Related Cos. agreed to sell the top 13 floors of a Manhattan luxury-rental building to Kuafu Properties, a New York-based investment firm that pairs Chinese capital with U.S. real estate.
Kuafu intends to convert the 151 units at One MiMA Tower into condominiums, the company said in a statement Monday. The terms of the deal for the property, at 460 W. 42nd St., weren’t disclosed.
“This is an exciting acquisition because of everything One MiMA Tower offers residents,” Shang Dai, chief executive officer of Kuafu, said in the statement. “One MiMA Tower units will fill a void in New York City’s residential market by offering ultra-luxury residences at a more attractive pricing to other new development offerings.”
Related intended for One MiMA Tower tower to be condominiums when construction began in 2008, during a recession that hobbled real estate sales worldwide. As the project neared completion, the New York-based developer decided instead to lease the units at the tower amid strong demand for rentals in Manhattan.
One MiMA Tower spans the top 13 floors of a mixed-use project that also includes a separate 663-unit rental building at the base, called MiMA, that Related will continue to own and manage. While each has a separate entrance, they share amenity spaces.
Residences at One MiMA Tower offer views of Manhattan at more than 500 feet (152 meters) up, according to Kuafu’s statement. Other amenities include a basketball court, outdoor theater and Dog City, a pet spa where owners can arrange for grooming, training and play dates, according to the property website.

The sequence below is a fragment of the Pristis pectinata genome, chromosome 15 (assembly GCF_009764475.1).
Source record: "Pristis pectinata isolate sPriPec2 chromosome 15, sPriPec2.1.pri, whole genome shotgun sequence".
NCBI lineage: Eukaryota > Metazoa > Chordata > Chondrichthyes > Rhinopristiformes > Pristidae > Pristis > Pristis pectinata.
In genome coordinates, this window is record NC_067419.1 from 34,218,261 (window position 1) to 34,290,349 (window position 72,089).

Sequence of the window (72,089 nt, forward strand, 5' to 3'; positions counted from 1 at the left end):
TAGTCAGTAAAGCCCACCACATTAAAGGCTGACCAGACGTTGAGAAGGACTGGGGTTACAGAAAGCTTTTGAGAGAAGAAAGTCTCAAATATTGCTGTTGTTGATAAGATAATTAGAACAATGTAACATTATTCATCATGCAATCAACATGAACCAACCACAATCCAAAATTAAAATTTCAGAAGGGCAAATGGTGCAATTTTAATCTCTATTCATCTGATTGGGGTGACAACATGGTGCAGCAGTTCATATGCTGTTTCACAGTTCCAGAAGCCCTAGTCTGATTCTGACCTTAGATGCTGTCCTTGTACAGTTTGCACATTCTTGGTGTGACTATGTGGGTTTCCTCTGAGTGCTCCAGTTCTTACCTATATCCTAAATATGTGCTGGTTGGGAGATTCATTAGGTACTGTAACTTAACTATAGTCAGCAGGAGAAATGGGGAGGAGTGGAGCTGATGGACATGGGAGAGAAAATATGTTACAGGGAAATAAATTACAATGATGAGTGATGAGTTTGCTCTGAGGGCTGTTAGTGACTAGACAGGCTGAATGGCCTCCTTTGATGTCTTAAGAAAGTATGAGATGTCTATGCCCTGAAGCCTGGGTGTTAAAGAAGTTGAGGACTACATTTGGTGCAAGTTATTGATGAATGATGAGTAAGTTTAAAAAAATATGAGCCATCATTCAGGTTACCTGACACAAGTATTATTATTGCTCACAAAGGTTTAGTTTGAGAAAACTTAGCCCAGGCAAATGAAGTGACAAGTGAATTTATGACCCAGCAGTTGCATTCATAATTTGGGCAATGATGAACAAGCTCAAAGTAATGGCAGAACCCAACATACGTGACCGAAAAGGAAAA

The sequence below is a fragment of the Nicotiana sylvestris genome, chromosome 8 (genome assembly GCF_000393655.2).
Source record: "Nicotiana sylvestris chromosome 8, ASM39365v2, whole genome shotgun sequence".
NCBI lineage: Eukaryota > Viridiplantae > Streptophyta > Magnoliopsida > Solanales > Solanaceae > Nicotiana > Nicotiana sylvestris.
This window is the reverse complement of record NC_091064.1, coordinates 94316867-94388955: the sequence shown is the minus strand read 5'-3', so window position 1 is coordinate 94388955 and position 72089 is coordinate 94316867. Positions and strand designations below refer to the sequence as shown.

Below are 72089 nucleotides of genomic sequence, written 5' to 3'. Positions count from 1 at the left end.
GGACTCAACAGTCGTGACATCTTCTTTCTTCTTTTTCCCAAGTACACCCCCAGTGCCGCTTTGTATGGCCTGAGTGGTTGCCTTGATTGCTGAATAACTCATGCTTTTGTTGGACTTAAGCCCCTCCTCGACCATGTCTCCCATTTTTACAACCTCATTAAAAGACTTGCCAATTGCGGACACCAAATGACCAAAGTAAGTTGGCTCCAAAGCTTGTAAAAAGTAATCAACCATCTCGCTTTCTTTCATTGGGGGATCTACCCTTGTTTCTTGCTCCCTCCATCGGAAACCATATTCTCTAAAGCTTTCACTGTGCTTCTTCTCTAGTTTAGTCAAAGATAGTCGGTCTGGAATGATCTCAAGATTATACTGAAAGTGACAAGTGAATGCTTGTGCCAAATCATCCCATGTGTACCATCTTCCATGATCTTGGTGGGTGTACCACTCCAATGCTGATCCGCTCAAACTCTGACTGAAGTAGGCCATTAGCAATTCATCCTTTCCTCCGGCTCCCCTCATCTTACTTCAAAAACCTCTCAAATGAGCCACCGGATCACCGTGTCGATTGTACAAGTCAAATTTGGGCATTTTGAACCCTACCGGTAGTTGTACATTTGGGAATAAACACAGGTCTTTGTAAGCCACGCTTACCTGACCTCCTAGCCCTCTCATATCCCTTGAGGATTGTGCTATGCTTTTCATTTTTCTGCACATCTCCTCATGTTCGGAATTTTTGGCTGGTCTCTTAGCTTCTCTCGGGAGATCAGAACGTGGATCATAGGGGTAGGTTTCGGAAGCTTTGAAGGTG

“One MiMA Tower is a terrific asset that will have great appeal as a condominium,” Joanna Rose, a spokeswoman for Related, said in an e-mail. “We saw a unique opportunity to capitalize on the value we had created.”
The average sale price of Manhattan apartments jumped to a record $1.87 million in the second quarter as buyers competed for a limited supply of listings, according to a report last week by appraiser Miller Samuel Inc. and brokerage Douglas Elliman Real Estate. Units in new developments sold for an average of $4.18 million, up 19 percent from a year earlier and an all-time high.
Kuafu, a firm that began in 2013 “with the vision of being the ultimate bridge” between Chinese investors and the U.S. real estate market, has two other projects under way in Manhattan. It’s building a hotel and condo tower called Hudson Rise across the street from the Jacob Javits Convention Center on 11th Avenue, and is planning a residential-and-retail development on the Upper East Side, according to the company’s website.